AA Archives: John Hejduk ‘Victims’ Drawings
Freshly unearthed from within the AA Archives are an almost complete set of drawings for the John Hejduk publication and exhibition ‘Victims’, held at the AA from 24 September to 25 October 1986.
The drawings, currently being catalogued, consist of a 25 beautiful original sketches by Hejduk, together with a series of 51 pen and ink drawings redrawn for the exhibition by AA student, Nicholas Boyarsky, in the summer of 1986.
Victims was a project designed by John Hejduk for Berlin, described as ‘a construction of time’. The site was former Gestapo headquarters that had contained a torture chamber during WWII. The site contained 67 structures, to be built over two thirty-year periods. Visitors to the site could enter the site over a drawbridge into a hedge-enclosed site, entering through the gate-house or take the trolley which circulates round the edge of the site. Part of the site included a grid of evergreen saplings which would grow to eventually be higher than the structures, indicating time passing. Some of the structures including a dual clock turntable, pendulum and a cantilevered hour glass symbolise time. ‘The concept is that the structures can be in a time sequence similar to the trees and to the Citizens’ (Introduction, Victims catalogue, unpaginated). Each named structure can be contacted at three points ‘a sort of pointal-connective tissue floating within a nature-grid’ (Introduction, Victims catalogue, unpaginated).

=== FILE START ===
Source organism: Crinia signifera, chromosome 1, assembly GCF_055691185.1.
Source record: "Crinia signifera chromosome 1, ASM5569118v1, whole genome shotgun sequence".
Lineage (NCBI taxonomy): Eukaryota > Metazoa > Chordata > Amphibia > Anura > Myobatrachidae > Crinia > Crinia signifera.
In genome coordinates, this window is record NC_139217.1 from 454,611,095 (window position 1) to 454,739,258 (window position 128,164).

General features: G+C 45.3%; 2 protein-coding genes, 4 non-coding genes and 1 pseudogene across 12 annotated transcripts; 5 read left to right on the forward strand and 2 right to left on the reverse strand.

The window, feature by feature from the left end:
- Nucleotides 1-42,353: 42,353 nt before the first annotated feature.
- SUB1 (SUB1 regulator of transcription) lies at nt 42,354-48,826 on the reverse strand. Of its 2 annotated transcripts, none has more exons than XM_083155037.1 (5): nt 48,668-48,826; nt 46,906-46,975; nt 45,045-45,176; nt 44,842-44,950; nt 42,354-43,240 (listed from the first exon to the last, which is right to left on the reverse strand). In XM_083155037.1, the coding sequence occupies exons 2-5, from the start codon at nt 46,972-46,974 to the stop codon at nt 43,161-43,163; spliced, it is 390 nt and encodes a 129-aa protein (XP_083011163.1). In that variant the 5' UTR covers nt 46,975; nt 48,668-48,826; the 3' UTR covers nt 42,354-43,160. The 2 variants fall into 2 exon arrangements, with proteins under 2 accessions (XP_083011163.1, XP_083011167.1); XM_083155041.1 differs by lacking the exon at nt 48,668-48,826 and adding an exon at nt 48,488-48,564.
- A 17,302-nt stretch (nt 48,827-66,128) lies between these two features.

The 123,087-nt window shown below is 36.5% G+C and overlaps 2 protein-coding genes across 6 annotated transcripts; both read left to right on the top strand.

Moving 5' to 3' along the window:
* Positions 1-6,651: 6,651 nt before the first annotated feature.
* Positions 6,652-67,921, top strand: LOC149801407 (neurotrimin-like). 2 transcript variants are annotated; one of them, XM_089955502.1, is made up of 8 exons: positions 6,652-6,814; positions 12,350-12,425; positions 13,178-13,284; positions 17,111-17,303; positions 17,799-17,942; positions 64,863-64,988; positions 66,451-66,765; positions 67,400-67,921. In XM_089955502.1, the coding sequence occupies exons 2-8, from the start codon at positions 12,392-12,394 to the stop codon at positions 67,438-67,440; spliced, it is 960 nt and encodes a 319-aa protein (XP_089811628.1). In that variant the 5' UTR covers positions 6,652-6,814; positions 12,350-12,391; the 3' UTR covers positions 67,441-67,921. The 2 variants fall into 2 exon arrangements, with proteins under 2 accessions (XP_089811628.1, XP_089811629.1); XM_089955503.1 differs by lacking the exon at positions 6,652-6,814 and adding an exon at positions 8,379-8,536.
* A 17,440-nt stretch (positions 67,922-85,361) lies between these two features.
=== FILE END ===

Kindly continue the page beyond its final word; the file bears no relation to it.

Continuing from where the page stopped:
The 67 structures were named; each name signified the role of the individual objects of the project eg. horticulturalist, gardener, drawbridge man, physician, children, researcher, judge; objects include picnic table, watch shop; there are concepts too such as the exiles, the disappeared, the application. The eponyms referred to by a generic word such as trolley, acts as links in the tissue, which Bunschoten refers to as ‘a quasi-organic tissue’ (page 73). Many of the objects have semantic fields, which Hejduk uses as in a collage.
The exhibition and publication were accompanied by the construction of a monument ‘The collapse of Time’ in Bedford Square in 1986 (see film and photographs in AA Photo Library).